As much as kids may resist structure at times, routines really are good for kids. Routine helps kids predict what will happen next and helps them feel safe because they know what to expect. And the order will help you keep your sanity intact too.
There’s no way that our lives could function without a consistent routine. Although the kids sometimes complain when bed time comes around, especially my little boy, the consistency helps them thrive. My kids know what to expect and when to expect it, which creates a sense of stability in our home. I’m a strong advocate of structure for families. So, if you’re looking for some tips to add some order in your home, here’s what I recommend.
There’s nothing worse than oversleeping or rushing to get the kids out the door in the mornings. This leads to cranky kids and frustrated grownups. No one wants to start the day like this. So here are a few tips to create a great morning routine:
- Establish your family’s daily wakeup time and stick to it. You decide whether you will wake up the kids or if they’ll use an alarm clock. But whatever method you choose, make sure the family is up on time each day.
- Have a breakfast menu prepared in advanced. Make sure breakfast items are quick and easy but also healthy. Save the pancakes for the weekend when things are a little less hectic.
- When breakfast is over, send the kids to do their morning grooming and to get dressed. You’ll probably need to use some verbal prompts or even give assistance to the younger kids.
- If possible, try to get your kids up early enough to get in a few minutes of quality time. Many of my friends pray in the mornings or just chat for a few minutes before the school bus arrives. This is a great way to get your kids’ day started good. And don’t forget the warm kiss and hug as they leave out the door or when you drop them off at day care.
Now, just like morning routines are essential, so are evening routines. Here are a few tips to help develop a great evening routine:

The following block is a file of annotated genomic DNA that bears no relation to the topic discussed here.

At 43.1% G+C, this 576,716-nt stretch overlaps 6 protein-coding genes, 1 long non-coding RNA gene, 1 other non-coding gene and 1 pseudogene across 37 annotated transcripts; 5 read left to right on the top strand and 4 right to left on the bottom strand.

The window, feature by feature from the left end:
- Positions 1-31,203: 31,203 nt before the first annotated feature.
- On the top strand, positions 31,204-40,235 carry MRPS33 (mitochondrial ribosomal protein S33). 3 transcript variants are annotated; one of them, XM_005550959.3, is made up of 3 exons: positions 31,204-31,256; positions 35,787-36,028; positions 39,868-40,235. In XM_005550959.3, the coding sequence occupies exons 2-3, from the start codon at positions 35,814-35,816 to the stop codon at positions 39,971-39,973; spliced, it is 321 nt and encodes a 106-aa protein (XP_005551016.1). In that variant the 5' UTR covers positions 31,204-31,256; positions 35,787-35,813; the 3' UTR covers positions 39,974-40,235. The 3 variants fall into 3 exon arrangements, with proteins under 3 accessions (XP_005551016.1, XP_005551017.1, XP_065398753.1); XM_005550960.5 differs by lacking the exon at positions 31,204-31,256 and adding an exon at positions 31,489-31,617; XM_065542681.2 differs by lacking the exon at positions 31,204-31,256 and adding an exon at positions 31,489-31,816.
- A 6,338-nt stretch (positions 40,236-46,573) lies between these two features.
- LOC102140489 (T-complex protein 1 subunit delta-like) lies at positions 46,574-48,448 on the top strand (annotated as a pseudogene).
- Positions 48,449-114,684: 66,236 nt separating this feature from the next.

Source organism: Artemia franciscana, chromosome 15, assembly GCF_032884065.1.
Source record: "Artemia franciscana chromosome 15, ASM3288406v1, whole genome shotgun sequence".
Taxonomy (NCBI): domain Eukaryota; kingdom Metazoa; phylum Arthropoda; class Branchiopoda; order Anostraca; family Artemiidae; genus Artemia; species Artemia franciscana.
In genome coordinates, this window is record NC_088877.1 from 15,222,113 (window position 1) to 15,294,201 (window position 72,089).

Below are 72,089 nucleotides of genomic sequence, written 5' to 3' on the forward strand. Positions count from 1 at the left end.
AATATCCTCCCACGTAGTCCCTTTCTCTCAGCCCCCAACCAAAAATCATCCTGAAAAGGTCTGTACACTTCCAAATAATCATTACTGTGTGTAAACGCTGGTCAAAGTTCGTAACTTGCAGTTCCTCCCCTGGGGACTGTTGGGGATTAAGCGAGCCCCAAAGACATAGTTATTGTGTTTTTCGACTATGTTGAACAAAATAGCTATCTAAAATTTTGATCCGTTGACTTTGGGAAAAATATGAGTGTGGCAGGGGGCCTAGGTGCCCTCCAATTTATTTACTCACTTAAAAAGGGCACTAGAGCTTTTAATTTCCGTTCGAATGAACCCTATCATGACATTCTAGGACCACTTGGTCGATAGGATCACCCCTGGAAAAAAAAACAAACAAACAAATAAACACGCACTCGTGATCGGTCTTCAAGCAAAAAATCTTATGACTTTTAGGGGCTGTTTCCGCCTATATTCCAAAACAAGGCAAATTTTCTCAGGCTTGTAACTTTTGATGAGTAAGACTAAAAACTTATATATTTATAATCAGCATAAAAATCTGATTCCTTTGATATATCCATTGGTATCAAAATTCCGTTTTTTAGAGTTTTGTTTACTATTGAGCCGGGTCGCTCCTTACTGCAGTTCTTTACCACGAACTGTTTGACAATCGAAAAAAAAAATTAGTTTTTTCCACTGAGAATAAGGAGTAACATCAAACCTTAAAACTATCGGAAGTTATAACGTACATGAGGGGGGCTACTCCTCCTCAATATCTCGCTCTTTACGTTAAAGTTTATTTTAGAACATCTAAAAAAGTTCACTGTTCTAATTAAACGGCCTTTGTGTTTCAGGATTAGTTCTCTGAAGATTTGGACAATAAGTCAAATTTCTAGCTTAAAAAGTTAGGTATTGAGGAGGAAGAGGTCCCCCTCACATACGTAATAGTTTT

- Figure out a bedtime for your kids and stick to it. The bedtimes may be different for children of different ages, just make sure it’s consistent and that your kids get enough rest.
- Make sure that you give a verbal prompt to the kids one hour before bedtime. This is when they should get started with their evening hygiene activities.
- Half an hour before bed should be family time. Your family might want to have some sort of bonding activity – even if it’s just chatting for a few minutes. You want this to be pretty low key because it’s more difficult to get excitable kids to go to bed. Also, if you're watching television, be sure the program is scheduled to go to off at the time that the kids need to be in bed. Good luck trying to get your kids to adhere to their bedtime if the program that you’ve been watching doesn’t go off until an hour after their bedtime.
- Make sure that clothes are out and everything is ready for the morning before you go to bed. This makes the morning much less stressful. If the kids are old enough, they can help with this too. Just make sure you put it in the routine – say right after hygiene and before family time. This will totally make your life less chaotic.
Routines are very important for parents and children. And you don’t have to limit yourself to just morning and evening routines. You can also create an after-school routine, a dinner time routine, special weekend routines – create as many routines as you need. I’m not saying to over schedule and kill spontaneity, but I am saying that routine helps things run MUCH smoother!